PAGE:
Mines have been in the news lately. Just yesterday Interior Secretary Salazar announced a 20 year ban on mining uranium next to the Grand Canyon. Settlements should be announced today in the mine disaster that killed 29 miners in the Upper Big Branch mine in West Virginia in 2010. In Wisconsin, unless they live under a rock, people are aware that GTAC has proposed a massive iron mining operation in Iron and Ashland Counties in the northeastern part of the state. In both instances the usual suspects have mobilized, the issue has been defined in black and white (mostly along ideological lines), and swords are being sharpened and the name calling has begun. For one side, it's jobs for a perennially under employed part of the state and acceptable environmental destruction; for the other it's a northwoods utopia with old growth forests and sustainable environmental tourism jobs for all. The sad fact is that neither side is prepared to admit is that there actually can be a middle ground.
Goegebic Taconite, GTAC, is affiliated with the Cline Group in Florida and is registered as a LLC on the Toronto stock exchange. They want to mine iron ore in the area mentioned above but have determined that Wisconsin's iron mine permitting laws are far too restrictive and if they aren't changed they will take their dynamite and giant dump trucks and go home. To assist with this problem, they helped the Republicans in the Wisconsin Assembly write a law that would make it far easier to get a permit, cut the permitting time in half from what our neighboring mining states of Michigan and Minnesota require, and limit damages from any unfortunate environmental accidents that may occur. (Before I go on, I want to say that I could load up this post with links to dozens of media outlets but you, dear blog reader, are going to have to use the Google on your own. I will say my old high school classmate, Lee Bergquist, has been covering the story quite nicely for the Milwaukee Journal Sentinel.) There is a hearing on the bill in Hurley tomorrow. An overflow crowed is expected and the rhetoric will be heated.
My one link in this post.......OK, there will be one more......has a quote from the Executive Director of the Ashland Area Development Corporation, Dale Kupcyck. "You’ve got this 10 percent who want it no matter what it costs, probably 10 percent who don’t want it no matter what. But you’ve got 80 percent who are willing to work with the state and say yes, if we can do it cleanly, let’s do it.”. That is exactly the point I'd like to make. This is not a zero sum game like most of the people on the far end of both viewpoints would have you believe. It's a cost benefit analysis that needs to be done using data and information that is gathered and published with peer review by independent scientists, not shills and hacks employed by either the mine developers or the environmental groups. GTAC is interested in maximizing profit as are all mining companies and that's it. Recall the asbestos laden taconite tailings that were being dumped into my favorite lake by Reserve Mining from about 1955 to 1970. Was is a voluntary cessation of the practice, once altruistic company officials from Reserve realized that Duluth residents were buying bottled water due to drinking water contamination? Hell no, we all know that it took a lengthy court case and holding then holding Reserves feet to the fire. Conversely, there are environmentalists that would love to see the end of all mining and logging on planet earth. Maybe when the bamboo and plastic....oop, sorry, petroleum based product..... bamboo and acetate buses and light rail trains are invented and we return to wiping our hind ends with sustainable corn cobs that might be possible. Nope folks, there is a middle ground here and I hold very little hope that our elected officials will attempt to find it through negotiation and analysis of independently collected data. The mining companies will continue to attempt to purchase Manhattan for $24 worth of trinkets and the tree huggers will continue to predict the end of civilization as we know it if one scoop of Penokee Range earth is mined.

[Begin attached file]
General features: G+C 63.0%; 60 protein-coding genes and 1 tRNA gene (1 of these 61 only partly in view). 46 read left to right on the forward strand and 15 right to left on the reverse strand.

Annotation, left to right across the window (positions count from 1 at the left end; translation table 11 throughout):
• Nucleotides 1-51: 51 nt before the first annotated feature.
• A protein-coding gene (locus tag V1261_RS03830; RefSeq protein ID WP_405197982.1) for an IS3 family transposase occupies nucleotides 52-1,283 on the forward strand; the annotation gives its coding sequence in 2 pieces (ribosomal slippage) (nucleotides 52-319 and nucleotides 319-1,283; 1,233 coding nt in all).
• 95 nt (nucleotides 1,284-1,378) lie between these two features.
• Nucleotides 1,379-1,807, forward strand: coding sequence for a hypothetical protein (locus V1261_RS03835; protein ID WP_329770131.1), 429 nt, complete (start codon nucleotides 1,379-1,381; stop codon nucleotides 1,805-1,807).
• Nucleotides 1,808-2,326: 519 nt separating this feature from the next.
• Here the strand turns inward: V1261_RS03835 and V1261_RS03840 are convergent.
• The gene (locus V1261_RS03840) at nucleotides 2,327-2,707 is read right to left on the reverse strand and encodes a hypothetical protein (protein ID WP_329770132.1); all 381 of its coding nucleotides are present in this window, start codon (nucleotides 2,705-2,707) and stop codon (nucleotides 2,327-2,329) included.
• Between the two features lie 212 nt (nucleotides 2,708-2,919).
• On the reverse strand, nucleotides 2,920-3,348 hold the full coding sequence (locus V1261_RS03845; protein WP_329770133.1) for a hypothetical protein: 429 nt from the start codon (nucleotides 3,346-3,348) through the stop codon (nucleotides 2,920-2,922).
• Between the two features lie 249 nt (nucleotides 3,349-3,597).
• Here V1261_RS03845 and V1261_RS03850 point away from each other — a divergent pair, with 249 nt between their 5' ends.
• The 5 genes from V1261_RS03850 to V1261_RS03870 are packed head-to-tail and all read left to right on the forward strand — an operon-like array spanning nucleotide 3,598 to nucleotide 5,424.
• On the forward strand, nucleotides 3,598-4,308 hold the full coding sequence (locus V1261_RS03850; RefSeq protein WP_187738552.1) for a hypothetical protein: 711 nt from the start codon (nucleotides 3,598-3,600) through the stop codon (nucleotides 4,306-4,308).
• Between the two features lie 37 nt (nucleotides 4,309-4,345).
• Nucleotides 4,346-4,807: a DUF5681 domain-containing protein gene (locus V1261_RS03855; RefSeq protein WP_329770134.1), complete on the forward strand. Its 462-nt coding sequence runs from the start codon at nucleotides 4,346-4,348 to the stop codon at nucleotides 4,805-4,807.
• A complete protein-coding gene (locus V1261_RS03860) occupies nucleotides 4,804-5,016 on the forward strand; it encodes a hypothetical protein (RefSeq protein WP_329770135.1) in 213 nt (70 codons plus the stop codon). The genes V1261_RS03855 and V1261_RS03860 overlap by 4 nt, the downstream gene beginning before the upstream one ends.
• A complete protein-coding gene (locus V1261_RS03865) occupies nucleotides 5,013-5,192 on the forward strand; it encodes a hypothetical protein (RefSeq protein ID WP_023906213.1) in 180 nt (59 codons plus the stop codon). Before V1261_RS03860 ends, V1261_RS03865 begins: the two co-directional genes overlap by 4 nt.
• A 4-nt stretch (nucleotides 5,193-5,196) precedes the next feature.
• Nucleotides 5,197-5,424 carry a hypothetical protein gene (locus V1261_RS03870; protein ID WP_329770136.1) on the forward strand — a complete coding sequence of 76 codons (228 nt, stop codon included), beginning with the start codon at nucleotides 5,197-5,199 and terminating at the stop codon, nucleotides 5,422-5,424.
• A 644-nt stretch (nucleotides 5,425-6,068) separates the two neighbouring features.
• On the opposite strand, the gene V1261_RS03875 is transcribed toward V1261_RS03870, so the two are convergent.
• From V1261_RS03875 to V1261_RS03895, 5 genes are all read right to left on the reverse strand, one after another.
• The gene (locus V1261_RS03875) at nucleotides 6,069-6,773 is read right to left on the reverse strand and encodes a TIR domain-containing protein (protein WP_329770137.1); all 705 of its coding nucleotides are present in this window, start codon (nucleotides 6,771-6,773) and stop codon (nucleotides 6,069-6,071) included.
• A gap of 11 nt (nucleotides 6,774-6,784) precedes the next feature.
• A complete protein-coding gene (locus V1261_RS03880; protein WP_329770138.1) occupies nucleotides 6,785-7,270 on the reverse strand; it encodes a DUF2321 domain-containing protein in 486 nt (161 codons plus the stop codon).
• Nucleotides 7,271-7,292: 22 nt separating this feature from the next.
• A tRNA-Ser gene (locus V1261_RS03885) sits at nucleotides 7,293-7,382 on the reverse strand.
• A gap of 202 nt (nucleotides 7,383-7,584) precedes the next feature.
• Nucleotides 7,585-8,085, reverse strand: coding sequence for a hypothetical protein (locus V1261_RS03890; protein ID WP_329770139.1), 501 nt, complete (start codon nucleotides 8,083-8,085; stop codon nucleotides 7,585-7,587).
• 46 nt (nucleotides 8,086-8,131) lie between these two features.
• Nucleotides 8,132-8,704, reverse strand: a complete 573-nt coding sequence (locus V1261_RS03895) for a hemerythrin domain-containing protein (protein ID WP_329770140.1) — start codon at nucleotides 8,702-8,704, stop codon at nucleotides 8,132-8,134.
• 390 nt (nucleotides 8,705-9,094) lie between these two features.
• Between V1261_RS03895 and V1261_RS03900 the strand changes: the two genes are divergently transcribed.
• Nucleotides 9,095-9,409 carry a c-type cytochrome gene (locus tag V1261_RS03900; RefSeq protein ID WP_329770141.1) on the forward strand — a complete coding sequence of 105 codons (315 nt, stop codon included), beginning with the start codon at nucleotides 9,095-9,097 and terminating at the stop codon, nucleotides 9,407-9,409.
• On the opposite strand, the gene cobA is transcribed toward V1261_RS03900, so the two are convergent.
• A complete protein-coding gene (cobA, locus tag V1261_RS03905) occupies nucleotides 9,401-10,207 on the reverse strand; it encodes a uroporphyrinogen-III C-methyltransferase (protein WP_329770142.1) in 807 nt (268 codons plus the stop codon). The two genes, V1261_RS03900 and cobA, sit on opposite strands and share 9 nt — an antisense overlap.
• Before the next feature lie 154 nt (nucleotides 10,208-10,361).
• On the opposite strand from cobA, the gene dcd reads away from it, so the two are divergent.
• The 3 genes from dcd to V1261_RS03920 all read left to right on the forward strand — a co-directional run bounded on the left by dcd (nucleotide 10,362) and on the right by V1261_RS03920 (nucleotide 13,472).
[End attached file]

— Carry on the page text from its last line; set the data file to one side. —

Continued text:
It's a complicated issue, with governments from the township level through the Feds, and citizens and business interests all being major stakeholders in the outcome. this would include the Bad River Band of the Lake Superior Tribe of Chippewa Indians, who have came out in opposition to the mine. I gotta think that Manhattan for twenty four bucks thing might be on their minds, as well as the water quality issues. I will disclose here that I have a horse in this race as well. Twenty plus years ago a group of close friends bought a decrepit old resort that was in tax arrears, a property that would be about a short dynamite blast away from the proposed mine site. They have turned the property through sweat equity, with some of the sweat being mine, into a quality retreat. The above image is from the property. How will the blasting, which will be very clearly heard, affect the property? Will the giant 900' deep pit affect the lake level? How will a giant mountain of' overburden' impact the watershed and drainage? Will diversion of the creek that feeds and flows out of the lake turn it from a natural lake into a lovely wetland? Will dust and air pollution make sitting next to the lake intolerable? And what are all those possible scenarios worth, from a cost/benefit standpoint, in the overall scheme of things? I go up there a lot and want answers to those questions as does the group that owns the place and surrounding landowners and communities. One organization is attempting to disseminate information, ask questions, and offer a usable resource on the issue without too much finger pointing: The Bad River Watershed Association. That's that second link I promised. I would urge people concerned about the watershed, which drains into Lake Superior, to become informed on the issues. The big deal with the uranium mining ban in the Grand Canyon was the impact on the Colorado River watershed. That water provides drinking water and irrigation for a number of states, including Southern California where a large proportion of the nations vegetables are grown. Do we want to risk that water supply or the health of Lake Superior without independent scientific data? Should the Wisconsin Assembly pass a bill that states if the DNR can't gather and verify the data in one year that the mining permit is automatically granted? I sure as hell don't think so. If we are gonna sell em Manhattan, lets get fair market value for it this time AND make sure the cost doesn't come back and bite us in the ass twenty years down the road. This issue needs to be examined with hard data, eyes wide open, and looking toward the future. This ideological political bullshit we've heard so far just does not cut it. I plan to work towards the goal of cooler heads prevailing.